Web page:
Comment 2: The Commission also requested that we require the Marine 
Corps to implement a plan to evaluate the effectiveness of all of its 
mitigation and monitoring measures before initiating or, at the very 
latest, in conjunction with the exercises covered by the incidental 
harassment authorization (i.e., night vision technology, remote-camera 
system, visual observations during range sweeps and cold passes).
    Response: We have worked closely with the Marine Corps over the 
past two Authorization cycles to develop proper mitigation, monitoring, 
and reporting requirements designed to minimize and detect impacts from 
the specified activities. In order to ensure that we can make the 
findings necessary for issuance of an Authorization, we have worked 
with the Marine Corps to develop comprehensive and acceptable 
mitigation, monitoring, and reporting requirements including a Marine 
Mammal and Protected Species Monitoring Plan (Plan). We have determined 
that the current Plan and required monitoring and mitigation measures 
within the Authorization are adequate to satisfy the requirements of 
the MMPA.
    Comment 3: The Commission also requested that we require the Marine 
Corps to use the passive acoustic monitoring system to supplement its 
visual observations as soon as practicable.
    Response: The Marine Corps has contracted Duke University to 
develop and test a real-time passive acoustic monitoring system that 
will allow automated detection of bottlenose dolphin whistles. Duke 
University performed the work in two phases. First developing an 
automated signal detector (a software program) to recognize the 
whistles of dolphins at BT-9 and BT-11 and second assembling and 
deploying a prototype for real time monitoring. Phase II is currently 
in progress and the success of this effort will help direct future 
monitoring initiatives and activities within the MCAS Cherry Point 
Range Complex. The passive acoustic monitoring unit remains in 
prototype until the contractors have completed all testing and the 
Marine Corps are able to establish a baseline of information to develop 
standard operating procedures for future activities.
    Comment 4: The Commission recommends the NMFS require the USMC to 
use either direct strike or dynamic Monte Carlo models to determine the 
probability of ordnance strike.
    Response: The Commission recommended ``direct strike or dynamic 
Monte Carlo methods'' while noting that the result of using a new risk 
probability model would likely provide negligible changes from the 
model described in the application. Because any change would be 
negligible, we do not agree that this alternative method of modeling is 
necessary for purposes of issuing an MMPA incidental take authorization 
at this time.

Description of Marine Mammals in the Area of the Specified Activity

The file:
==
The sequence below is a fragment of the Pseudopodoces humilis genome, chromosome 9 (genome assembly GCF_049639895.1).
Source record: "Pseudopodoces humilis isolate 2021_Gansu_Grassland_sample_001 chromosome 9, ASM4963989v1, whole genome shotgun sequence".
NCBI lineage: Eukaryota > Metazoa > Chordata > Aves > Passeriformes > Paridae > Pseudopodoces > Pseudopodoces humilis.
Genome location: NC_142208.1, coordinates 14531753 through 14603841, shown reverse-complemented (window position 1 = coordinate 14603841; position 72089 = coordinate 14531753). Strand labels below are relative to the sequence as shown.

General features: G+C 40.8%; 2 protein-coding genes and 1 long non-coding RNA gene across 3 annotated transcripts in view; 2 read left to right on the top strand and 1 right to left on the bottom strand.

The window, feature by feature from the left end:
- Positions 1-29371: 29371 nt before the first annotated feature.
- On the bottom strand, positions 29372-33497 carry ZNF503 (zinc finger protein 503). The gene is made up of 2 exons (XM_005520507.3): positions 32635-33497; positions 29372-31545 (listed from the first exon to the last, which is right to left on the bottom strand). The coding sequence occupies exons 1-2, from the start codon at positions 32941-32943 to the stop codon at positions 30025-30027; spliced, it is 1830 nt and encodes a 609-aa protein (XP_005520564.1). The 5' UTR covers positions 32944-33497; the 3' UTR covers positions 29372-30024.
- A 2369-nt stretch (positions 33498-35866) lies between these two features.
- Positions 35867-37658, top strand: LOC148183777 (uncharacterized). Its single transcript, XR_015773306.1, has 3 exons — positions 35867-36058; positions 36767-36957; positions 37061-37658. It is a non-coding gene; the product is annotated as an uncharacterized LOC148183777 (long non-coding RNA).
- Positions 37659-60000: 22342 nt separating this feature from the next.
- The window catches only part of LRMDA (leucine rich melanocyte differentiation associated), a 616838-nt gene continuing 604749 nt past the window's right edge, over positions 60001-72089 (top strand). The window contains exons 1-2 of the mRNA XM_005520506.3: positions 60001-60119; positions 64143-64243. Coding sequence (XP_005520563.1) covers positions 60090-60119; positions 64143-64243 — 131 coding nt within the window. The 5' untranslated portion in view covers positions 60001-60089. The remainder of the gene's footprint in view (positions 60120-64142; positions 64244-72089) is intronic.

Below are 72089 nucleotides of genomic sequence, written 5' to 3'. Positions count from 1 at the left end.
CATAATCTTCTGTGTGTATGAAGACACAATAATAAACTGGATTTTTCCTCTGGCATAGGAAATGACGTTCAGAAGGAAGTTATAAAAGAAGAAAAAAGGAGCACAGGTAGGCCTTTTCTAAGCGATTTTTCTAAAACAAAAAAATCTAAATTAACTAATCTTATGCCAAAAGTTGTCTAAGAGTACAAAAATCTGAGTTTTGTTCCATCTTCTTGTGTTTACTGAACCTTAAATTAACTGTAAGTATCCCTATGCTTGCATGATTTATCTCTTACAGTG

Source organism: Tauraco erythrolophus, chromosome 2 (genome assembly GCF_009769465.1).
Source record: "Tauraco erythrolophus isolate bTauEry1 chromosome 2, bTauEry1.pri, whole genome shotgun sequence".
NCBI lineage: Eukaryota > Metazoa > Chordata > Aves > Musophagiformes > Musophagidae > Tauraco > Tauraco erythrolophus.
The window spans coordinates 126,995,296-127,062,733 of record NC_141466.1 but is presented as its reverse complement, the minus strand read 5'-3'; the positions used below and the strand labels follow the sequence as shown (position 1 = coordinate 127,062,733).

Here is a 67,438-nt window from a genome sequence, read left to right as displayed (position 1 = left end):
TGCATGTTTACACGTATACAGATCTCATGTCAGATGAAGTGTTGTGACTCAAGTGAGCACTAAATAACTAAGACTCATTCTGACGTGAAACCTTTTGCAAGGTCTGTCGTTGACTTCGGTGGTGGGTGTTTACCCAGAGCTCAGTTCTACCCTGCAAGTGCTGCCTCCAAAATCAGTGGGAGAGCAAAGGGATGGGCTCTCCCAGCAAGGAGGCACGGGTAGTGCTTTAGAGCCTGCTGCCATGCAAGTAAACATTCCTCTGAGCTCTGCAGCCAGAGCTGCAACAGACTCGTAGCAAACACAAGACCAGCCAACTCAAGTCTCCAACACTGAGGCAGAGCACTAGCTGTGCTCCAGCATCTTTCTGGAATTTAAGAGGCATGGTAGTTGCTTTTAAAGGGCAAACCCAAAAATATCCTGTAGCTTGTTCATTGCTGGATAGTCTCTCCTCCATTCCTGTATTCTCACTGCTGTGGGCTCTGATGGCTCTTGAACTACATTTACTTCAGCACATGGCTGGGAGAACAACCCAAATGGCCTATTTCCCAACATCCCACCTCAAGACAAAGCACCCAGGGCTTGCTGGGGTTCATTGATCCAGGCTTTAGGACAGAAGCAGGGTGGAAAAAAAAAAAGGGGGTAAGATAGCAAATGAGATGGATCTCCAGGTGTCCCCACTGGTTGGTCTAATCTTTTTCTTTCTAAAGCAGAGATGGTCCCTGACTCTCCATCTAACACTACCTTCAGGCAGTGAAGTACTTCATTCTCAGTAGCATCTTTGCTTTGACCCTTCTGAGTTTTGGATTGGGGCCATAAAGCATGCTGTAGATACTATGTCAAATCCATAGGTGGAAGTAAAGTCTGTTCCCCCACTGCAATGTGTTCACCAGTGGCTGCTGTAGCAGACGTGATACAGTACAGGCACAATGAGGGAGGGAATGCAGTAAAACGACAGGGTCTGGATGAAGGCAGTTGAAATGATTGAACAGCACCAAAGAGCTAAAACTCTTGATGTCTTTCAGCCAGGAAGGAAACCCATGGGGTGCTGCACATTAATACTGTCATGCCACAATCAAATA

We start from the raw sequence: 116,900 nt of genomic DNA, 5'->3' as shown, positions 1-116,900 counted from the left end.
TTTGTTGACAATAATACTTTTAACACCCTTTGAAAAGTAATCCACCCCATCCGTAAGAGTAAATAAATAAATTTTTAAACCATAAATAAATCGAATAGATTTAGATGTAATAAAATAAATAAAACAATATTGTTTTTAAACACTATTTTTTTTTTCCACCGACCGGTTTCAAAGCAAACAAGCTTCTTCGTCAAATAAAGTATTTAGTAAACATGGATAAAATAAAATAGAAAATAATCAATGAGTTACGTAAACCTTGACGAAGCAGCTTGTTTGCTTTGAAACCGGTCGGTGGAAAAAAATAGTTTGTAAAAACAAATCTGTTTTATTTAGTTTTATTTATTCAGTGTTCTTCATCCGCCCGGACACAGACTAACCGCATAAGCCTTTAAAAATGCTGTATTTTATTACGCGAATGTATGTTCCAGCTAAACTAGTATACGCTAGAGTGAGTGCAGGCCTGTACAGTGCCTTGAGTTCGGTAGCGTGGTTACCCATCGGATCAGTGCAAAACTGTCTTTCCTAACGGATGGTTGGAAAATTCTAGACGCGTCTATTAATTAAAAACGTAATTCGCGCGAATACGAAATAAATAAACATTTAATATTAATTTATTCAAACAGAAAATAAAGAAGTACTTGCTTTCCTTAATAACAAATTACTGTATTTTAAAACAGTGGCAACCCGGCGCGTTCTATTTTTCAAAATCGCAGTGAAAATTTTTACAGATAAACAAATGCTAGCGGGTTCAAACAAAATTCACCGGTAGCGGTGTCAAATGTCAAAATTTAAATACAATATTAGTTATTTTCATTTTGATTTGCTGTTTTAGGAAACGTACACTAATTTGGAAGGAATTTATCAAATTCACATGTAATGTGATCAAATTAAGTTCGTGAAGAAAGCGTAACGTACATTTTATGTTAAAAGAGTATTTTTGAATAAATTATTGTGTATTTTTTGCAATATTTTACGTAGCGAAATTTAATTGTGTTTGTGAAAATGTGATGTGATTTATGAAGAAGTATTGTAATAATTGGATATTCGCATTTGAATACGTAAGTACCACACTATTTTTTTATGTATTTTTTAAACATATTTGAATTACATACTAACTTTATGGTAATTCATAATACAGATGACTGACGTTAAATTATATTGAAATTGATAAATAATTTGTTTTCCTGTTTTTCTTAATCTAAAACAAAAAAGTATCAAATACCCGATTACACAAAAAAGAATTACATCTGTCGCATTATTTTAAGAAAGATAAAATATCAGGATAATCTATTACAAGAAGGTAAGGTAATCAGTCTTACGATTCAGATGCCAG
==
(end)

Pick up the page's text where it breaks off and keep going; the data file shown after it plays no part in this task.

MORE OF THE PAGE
Forty marine mammal species occur within the nearshore and offshore 
waters of North Carolina; however, the majority of these species are 
solely oceanic in distribution. Of the 40 species, only one marine 
mammal species, the bottlenose dolphin (Tursiops truncatus), routinely 
frequents Pamlico Sound. The endangered West Indian manatee (Trichechus 
manatus), under the jurisdiction of the U.S. Fish and Wildlife Service, 
rarely occurs in the area (Lefebvre et al, 2001; DoN 2003).
    Based on the best available data, the Marine Corps does not expect 
to encounter the following species because of these species rare and/or 
extralimital occurrence in the survey area including the North Atlantic 
right whale (Eubalaena glacialis); Atlantic spotted dolphin (Stenella 
frontalis) and common dolphin (Delphinus delphis). Of the 40 species 
that may be encountered, most are oceanic in distribution and do not 
venture into the shallow, brackish waters of southern Pamlico Sound. No 
suitable habitat exists for large whale species in the shallow Pamlico 
Sound or bombing target vicinity. Accordingly, we did not

[[Page 42045]]

consider these other species in greater detail. The specified activity 
has the potential to affect only one marine mammal species under our 
jurisdiction: The bottlenose dolphin. We refer the public to the 
previous Federal Register notice for the proposed Authorization (78 FR 
19224, Friday, March 29, 2013) where we present information on this 
species.

Potential Effects of the Specified Activity on Marine Mammals

    As mentioned previously, with respect to military readiness 
activities, Section 3(18)(B) of the MMPA defines ``harassment'' as: (i) 
Any act that injures or has the significant potential to injure a 
marine mammal or marine mammal stock in the wild [Level A Harassment]; 
or (ii) any act that disturbs or is likely to disturb a marine mammal 
or marine mammal stock in the wild by causing disruption of natural 
behavioral patterns, including, but not limited to, migration, 
surfacing, nursing, breeding, feeding, or sheltering, to a point where 
such behavioral patterns are abandoned or significantly altered [Level 
B Harassment].
    We have determined that Level B harassment to marine mammals 
(specifically bottlenose dolphins) could occur incidental to noise and 
detonations from munitions firing (all military readiness activities) 
at the bombing targets. These military readiness activities will result 
in increased noise levels, explosions, and munitions debris within